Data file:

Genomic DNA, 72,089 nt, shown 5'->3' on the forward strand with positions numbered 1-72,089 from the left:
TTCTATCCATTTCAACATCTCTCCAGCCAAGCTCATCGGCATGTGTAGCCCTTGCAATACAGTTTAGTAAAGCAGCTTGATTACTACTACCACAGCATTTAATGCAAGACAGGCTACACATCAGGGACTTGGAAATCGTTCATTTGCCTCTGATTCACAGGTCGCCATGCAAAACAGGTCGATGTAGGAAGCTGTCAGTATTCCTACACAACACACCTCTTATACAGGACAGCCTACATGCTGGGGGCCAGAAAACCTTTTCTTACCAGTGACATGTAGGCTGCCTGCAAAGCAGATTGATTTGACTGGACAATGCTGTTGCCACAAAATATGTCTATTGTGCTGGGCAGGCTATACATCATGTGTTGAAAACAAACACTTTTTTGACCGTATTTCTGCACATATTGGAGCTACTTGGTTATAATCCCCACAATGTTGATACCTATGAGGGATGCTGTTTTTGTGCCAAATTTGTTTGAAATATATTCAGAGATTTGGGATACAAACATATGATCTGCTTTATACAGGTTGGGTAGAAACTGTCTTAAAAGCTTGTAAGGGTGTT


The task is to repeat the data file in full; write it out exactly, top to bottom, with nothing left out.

Genomic DNA, 72,089 nt, shown 5'->3' on the forward strand with positions numbered 1-72,089 from the left:
TTCTATCCATTTCAACATCTCTCCAGCCAAGCTCATCGGCATGTGTAGCCCTTGCAATACAGTTTAGTAAAGCAGCTTGATTACTACTACCACAGCATTTAATGCAAGACAGGCTACACATCAGGGACTTGGAAATCGTTCATTTGCCTCTGATTCACAGGTCGCCATGCAAAACAGGTCGATGTAGGAAGCTGTCAGTATTCCTACACAACACACCTCTTATACAGGACAGCCTACATGCTGGGGGCCAGAAAACCTTTTCTTACCAGTGACATGTAGGCTGCCTGCAAAGCAGATTGATTTGACTGGACAATGCTGTTGCCACAAAATATGTCTATTGTGCTGGGCAGGCTATACATCATGTGTTGAAAACAAACACTTTTTTGACCGTATTTCTGCACATATTGGAGCTACTTGGTTATAATCCCCACAATGTTGATACCTATGAGGGATGCTGTTTTTGTGCCAAATTTGTTTGAAATATATTCAGAGATTTGGGATACAAACATATGATCTGCTTTATACAGGTTGGGTAGAAACTGTCTTAAAAGCTTGTAAGGGTGTT